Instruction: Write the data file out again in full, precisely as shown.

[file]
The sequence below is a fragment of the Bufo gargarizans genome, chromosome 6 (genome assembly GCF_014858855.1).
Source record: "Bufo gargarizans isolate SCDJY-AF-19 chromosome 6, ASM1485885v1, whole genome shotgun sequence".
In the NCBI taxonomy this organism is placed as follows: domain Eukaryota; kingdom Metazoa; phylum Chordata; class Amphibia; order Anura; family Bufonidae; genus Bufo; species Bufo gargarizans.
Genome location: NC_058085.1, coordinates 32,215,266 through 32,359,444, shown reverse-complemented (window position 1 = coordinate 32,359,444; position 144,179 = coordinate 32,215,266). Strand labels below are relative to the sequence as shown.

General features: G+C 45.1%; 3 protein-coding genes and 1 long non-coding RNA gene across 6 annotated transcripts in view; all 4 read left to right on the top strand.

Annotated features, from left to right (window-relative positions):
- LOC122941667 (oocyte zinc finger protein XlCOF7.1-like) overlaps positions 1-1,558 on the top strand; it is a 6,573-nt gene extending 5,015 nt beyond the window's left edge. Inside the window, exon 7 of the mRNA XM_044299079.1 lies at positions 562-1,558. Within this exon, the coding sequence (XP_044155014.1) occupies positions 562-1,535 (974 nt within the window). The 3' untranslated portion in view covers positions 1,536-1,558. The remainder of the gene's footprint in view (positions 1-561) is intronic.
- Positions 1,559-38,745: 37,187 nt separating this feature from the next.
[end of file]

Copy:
The sequence below is a fragment of the Bufo gargarizans genome, chromosome 6 (genome assembly GCF_014858855.1).
Source record: "Bufo gargarizans isolate SCDJY-AF-19 chromosome 6, ASM1485885v1, whole genome shotgun sequence".
In the NCBI taxonomy this organism is placed as follows: domain Eukaryota; kingdom Metazoa; phylum Chordata; class Amphibia; order Anura; family Bufonidae; genus Bufo; species Bufo gargarizans.
Genome location: NC_058085.1, coordinates 32,215,266 through 32,359,444, shown reverse-complemented (window position 1 = coordinate 32,359,444; position 144,179 = coordinate 32,215,266). Strand labels below are relative to the sequence as shown.

General features: G+C 45.1%; 3 protein-coding genes and 1 long non-coding RNA gene across 6 annotated transcripts in view; all 4 read left to right on the top strand.

Annotated features, from left to right (window-relative positions):
- LOC122941667 (oocyte zinc finger protein XlCOF7.1-like) overlaps positions 1-1,558 on the top strand; it is a 6,573-nt gene extending 5,015 nt beyond the window's left edge. Inside the window, exon 7 of the mRNA XM_044299079.1 lies at positions 562-1,558. Within this exon, the coding sequence (XP_044155014.1) occupies positions 562-1,535 (974 nt within the window). The 3' untranslated portion in view covers positions 1,536-1,558. The remainder of the gene's footprint in view (positions 1-561) is intronic.
- Positions 1,559-38,745: 37,187 nt separating this feature from the next.